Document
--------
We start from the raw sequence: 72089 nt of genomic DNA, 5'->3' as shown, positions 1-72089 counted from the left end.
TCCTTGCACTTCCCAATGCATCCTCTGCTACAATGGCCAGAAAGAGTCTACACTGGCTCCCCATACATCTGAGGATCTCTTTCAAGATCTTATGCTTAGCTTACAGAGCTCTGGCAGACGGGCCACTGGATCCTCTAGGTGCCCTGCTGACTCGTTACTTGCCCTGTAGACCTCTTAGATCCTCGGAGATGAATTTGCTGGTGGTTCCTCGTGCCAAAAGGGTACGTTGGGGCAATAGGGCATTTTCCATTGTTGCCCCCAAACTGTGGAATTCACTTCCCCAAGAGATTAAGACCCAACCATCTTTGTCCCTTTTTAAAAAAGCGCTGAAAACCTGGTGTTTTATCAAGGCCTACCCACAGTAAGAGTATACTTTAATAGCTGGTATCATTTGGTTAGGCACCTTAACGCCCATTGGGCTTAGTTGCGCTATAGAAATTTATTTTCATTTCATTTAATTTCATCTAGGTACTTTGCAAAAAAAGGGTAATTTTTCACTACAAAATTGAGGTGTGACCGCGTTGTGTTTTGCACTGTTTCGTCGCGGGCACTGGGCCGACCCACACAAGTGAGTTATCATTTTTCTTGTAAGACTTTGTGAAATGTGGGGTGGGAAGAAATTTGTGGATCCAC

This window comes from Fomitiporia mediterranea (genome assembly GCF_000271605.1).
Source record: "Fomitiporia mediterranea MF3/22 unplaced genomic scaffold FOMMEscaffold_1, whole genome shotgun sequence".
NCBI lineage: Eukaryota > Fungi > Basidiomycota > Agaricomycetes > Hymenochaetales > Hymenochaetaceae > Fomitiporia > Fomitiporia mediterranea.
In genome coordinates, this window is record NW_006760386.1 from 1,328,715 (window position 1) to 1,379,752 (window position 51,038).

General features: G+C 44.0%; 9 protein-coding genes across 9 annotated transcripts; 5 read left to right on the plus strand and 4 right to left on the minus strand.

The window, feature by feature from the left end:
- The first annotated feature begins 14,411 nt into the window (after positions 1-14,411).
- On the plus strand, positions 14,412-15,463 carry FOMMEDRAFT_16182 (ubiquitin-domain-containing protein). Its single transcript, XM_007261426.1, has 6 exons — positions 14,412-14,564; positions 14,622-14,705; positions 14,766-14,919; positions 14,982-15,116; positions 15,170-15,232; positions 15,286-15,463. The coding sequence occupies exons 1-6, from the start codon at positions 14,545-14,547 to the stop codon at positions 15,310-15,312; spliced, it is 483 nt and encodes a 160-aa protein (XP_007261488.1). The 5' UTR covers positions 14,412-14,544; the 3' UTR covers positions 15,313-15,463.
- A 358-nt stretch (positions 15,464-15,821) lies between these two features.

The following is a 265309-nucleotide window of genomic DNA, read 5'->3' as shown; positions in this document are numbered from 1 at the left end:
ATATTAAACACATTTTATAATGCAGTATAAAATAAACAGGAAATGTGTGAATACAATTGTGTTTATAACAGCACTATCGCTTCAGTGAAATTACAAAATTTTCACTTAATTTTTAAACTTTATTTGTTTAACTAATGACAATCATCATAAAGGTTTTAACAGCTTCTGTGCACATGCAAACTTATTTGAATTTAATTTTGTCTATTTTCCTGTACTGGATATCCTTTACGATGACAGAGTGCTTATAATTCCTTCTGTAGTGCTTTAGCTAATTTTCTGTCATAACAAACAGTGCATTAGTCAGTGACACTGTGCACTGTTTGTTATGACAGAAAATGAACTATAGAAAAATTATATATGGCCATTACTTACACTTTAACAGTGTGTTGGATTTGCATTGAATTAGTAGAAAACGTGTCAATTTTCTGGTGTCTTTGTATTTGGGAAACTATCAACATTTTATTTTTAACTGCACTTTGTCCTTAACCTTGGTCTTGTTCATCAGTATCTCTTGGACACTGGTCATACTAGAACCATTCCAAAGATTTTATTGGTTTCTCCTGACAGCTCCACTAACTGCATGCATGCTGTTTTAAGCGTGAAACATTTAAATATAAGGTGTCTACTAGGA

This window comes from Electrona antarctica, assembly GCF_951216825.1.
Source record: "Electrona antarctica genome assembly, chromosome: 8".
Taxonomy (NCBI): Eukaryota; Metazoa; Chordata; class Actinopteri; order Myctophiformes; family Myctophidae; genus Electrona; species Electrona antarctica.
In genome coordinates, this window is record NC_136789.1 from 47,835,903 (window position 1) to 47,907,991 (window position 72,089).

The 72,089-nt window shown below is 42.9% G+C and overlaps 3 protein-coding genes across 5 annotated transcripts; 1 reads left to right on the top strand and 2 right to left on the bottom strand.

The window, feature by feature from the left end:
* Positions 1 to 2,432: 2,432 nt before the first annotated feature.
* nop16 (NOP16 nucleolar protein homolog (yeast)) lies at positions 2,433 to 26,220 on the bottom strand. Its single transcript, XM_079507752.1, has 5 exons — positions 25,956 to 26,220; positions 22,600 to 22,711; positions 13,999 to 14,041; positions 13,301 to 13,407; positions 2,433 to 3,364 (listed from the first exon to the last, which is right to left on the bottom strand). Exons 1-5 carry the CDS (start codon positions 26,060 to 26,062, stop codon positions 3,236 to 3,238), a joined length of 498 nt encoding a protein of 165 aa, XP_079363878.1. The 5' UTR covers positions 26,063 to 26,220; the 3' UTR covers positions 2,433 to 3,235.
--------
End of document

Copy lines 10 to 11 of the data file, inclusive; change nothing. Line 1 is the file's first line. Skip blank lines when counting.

- On the plus strand, positions 14,412-15,463 carry FOMMEDRAFT_16182 (ubiquitin-domain-containing protein). Its single transcript, XM_007261426.1, has 6 exons — positions 14,412-14,564; positions 14,622-14,705; positions 14,766-14,919; positions 14,982-15,116; positions 15,170-15,232; positions 15,286-15,463. The coding sequence occupies exons 1-6, from the start codon at positions 14,545-14,547 to the stop codon at positions 15,310-15,312; spliced, it is 483 nt and encodes a 160-aa protein (XP_007261488.1). The 5' UTR covers positions 14,412-14,544; the 3' UTR covers positions 15,313-15,463.
- A 358-nt stretch (positions 15,464-15,821) lies between these two features.